Details of FBI Director Christopher Wray’s 5-day visit to Kenya

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The FBI director Christopher Asher Wray concluded his trip to Kenya Wednesday after a series of meetings with top security officials.

He arrived Saturday, June 8, for a five-day trip which drew speculation.

When he arrived, there were speculations on his mission here even as officials termed it a boost to the country.

But when asked about the mission, Wray said he was simply visiting a great partner in various areas to enhance operations for general stability in the region.

“We have a great partner in Kenya and that is why we are here to enhance our partnership. Part of the mission of our visit is to say thank you for the cooperation and collaboration,” he said.

Security officials termed the visit historic given Wray and his team spent five days in Nairobi holding meetings and visiting various places.

Among the places Wray visited included the Nairobi National Park, Dusit D2 Complex and several malls.

He was at the DusitD2 Complex to witness the impact of terrorism in the country following the January 16, 2019 terror attack that left 22 civilians and five terrorists dead.

Among others, Wray held separate meetings with National Intelligence Service Director General Noordin Haji, Director of Criminal Investigations Mohamed Amin, Ethics and Anti Corruption Commission CEO Twalib Mbarak and Director of Public Prosecution Mulele Ingonga.

The officials said Wray with his team discussed with the security chiefs areas of cooperation between the institutions.

Cyber crimes, terrorism and corruption topped the agenda of the meetings.

Journalists were allowed to shoot questions to him at the DCI headquarters where he had visited for the talks and planted a tree.

Amin said the visit by the FBI boss and his team was a testimony of the seriousness the US government has in the region at large.

He said the FBI has been leading in training and kitting DCI personnel in many areas to enhance their capacity in the war on crime.

“The visit is a plus to the country and we are grateful for all they continue to do. We learn much through such joint sessions,” he said.

Wray said they will continue to cooperate with Kenyan institutions in training and tooling for the security of the country and region at large.

The FBI has been tooling the DCI and other agencies and also offering specialized training to detectives.

This month, Wray said, a team of over a dozen Kenyan investigators will begin undercover training at the FBI Academy in Virginia.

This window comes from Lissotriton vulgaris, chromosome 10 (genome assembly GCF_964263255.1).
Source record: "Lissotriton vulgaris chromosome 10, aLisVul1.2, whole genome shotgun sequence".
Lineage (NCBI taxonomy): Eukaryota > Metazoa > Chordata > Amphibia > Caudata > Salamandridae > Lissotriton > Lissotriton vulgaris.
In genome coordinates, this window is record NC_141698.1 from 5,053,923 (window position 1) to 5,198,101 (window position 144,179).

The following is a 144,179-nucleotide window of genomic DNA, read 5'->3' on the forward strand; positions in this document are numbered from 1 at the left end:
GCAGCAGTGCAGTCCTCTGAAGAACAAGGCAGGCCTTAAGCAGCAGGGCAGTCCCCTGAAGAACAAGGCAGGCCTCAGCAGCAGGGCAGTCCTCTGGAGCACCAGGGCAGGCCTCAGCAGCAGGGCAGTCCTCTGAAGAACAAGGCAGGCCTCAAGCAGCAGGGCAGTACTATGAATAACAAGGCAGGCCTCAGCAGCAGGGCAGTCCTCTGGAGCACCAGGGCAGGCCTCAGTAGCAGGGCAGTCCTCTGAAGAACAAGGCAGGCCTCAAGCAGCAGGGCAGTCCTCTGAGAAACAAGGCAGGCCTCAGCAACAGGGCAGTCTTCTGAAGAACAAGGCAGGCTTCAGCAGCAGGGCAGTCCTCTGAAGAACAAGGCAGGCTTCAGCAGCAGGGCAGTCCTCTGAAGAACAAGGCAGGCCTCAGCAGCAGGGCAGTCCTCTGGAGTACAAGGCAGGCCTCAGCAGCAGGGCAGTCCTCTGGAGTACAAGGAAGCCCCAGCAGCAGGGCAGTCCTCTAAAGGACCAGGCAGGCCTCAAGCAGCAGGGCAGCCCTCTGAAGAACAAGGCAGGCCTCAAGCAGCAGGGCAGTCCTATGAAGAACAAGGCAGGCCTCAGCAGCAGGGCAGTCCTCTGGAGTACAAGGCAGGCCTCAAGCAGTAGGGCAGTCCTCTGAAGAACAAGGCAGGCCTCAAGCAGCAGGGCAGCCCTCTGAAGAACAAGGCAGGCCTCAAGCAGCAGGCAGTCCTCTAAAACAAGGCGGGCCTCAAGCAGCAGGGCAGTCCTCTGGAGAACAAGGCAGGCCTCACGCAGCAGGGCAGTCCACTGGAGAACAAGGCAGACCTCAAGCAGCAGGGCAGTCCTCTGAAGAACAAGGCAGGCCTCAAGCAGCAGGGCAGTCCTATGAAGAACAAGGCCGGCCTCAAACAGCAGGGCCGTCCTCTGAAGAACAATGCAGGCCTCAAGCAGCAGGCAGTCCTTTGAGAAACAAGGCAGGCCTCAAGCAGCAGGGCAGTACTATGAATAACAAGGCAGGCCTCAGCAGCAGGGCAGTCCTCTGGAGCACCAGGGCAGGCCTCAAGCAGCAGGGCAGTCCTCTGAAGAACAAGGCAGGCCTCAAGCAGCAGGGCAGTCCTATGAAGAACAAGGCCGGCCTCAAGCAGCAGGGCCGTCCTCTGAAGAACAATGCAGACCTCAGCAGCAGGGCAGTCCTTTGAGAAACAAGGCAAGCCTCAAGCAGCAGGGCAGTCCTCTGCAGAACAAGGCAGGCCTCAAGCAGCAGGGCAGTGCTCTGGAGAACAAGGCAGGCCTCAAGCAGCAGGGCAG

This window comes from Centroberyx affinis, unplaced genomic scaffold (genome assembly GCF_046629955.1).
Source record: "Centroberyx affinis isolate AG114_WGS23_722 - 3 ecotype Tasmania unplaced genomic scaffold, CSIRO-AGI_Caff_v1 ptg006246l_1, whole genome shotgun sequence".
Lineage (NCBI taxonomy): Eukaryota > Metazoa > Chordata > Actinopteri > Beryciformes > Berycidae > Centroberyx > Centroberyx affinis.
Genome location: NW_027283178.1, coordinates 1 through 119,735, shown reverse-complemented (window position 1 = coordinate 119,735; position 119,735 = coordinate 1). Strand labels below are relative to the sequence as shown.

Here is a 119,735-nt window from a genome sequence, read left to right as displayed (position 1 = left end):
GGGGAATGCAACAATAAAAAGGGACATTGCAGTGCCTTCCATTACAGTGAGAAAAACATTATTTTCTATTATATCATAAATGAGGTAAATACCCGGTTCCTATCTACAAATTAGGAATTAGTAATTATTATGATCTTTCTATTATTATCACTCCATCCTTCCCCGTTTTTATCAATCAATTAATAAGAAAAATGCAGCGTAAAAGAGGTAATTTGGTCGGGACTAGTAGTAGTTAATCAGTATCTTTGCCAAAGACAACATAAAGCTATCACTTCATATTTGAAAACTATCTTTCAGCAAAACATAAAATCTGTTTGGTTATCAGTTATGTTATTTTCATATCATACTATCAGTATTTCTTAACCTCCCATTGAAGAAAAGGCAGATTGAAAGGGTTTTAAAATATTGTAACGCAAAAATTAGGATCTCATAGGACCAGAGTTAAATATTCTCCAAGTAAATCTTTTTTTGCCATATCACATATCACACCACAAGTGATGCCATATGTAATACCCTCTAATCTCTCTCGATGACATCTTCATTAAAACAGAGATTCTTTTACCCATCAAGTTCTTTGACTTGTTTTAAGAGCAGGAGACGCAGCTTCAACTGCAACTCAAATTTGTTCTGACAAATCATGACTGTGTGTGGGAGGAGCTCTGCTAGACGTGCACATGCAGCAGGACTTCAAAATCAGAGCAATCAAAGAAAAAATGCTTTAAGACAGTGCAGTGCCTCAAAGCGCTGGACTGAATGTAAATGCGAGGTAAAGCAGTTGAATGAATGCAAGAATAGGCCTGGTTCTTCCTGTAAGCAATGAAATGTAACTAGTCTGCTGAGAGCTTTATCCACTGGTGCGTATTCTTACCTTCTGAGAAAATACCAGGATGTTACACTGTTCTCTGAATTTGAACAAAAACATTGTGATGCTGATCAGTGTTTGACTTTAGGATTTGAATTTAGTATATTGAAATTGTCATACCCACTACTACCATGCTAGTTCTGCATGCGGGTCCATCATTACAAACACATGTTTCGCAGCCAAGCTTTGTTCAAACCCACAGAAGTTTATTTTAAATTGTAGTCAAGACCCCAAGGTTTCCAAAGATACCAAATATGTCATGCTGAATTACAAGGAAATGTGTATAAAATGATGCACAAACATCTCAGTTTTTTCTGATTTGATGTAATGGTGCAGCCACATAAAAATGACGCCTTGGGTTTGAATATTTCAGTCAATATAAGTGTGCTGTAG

He said he came to Kenya to say ‘thank you’ for the outstanding collaboration and cooperation they have with the FBI.

“Part of the reason for my visit is to say thank you for that outstanding collaboration with the DCI and other agencies we work with in Kenya,” he said.

Wray said the FBI’s move to launch the Joint Terrorism Taskforce (JTTF) with Kenya is a lynchpin in the fight against terrorism.

“We are working with partners here in Kenya to provide cutting-edge tools so that they can get those tools in the hands of investigators on the ground and identify the threats and stay ahead of those threats,” he said.

“We have been working with partners at the DCI to bring together partners in and around this region to talk about threats we are all seeing to share lessons learnt and share new ways to work together to combat terrorism threats and coming over the horizon.”

The FBI legal attaché program has placed FBI personnel at the US embassy in Nairobi including a special agent bomb technician, a member of the FBI’s counterterrorism fly team, and a Hostage Rescue Team operator embedded on a permanent rotating basis.

Wray spent time with the officials at the institutions to listen to where the FBI needs to put more attention in efforts to combat emerging threats.

EACC said they have a long-standing history of collaboration with the FBI stretching back to 2001.

Through close cooperation, EACC investigators have benefited from various specialized training on undercover operations, tradecraft and modern techniques in the investigation of complex financial, and economic crimes, corruption cases and recovery of corruptly acquired and unexplained wealth.

During the meeting, Wray discussed with the EACC CEO various collaboration initiatives for effective modern law enforcement.

The discussions focused on enhancing partnerships between the FBI and EACC to counter transnational corruption and economic crimes.

There was a resolve by the FBI to enhance its support to the commission through training and acquisition of modern investigative tools and equipment.

The meeting also explored ways of leveraging the exchange of information to support the tracing and recovery of corruptly acquired assets stashed abroad.

Mbarak said the visit marks a major milestone as they seek to deepen their partnership and explore areas of cooperation.

“With technical support from the FBI, the Commission will have a greater impact in investigating high-impact cases and robustly pursue recovery of corruptly acquired assets and unexplained wealth,” Mbarak.

The visit comes days after President William Ruto visited the US for days and met his host Joe Biden.

The Federal Bureau of Investigation is the domestic intelligence and security service of the United States and its principal federal law enforcement agency.

It enforces federal law and investigates a variety of criminal activity including terrorism, cybercrime, white-collar crimes, public corruption, civil rights violations, and other major crimes.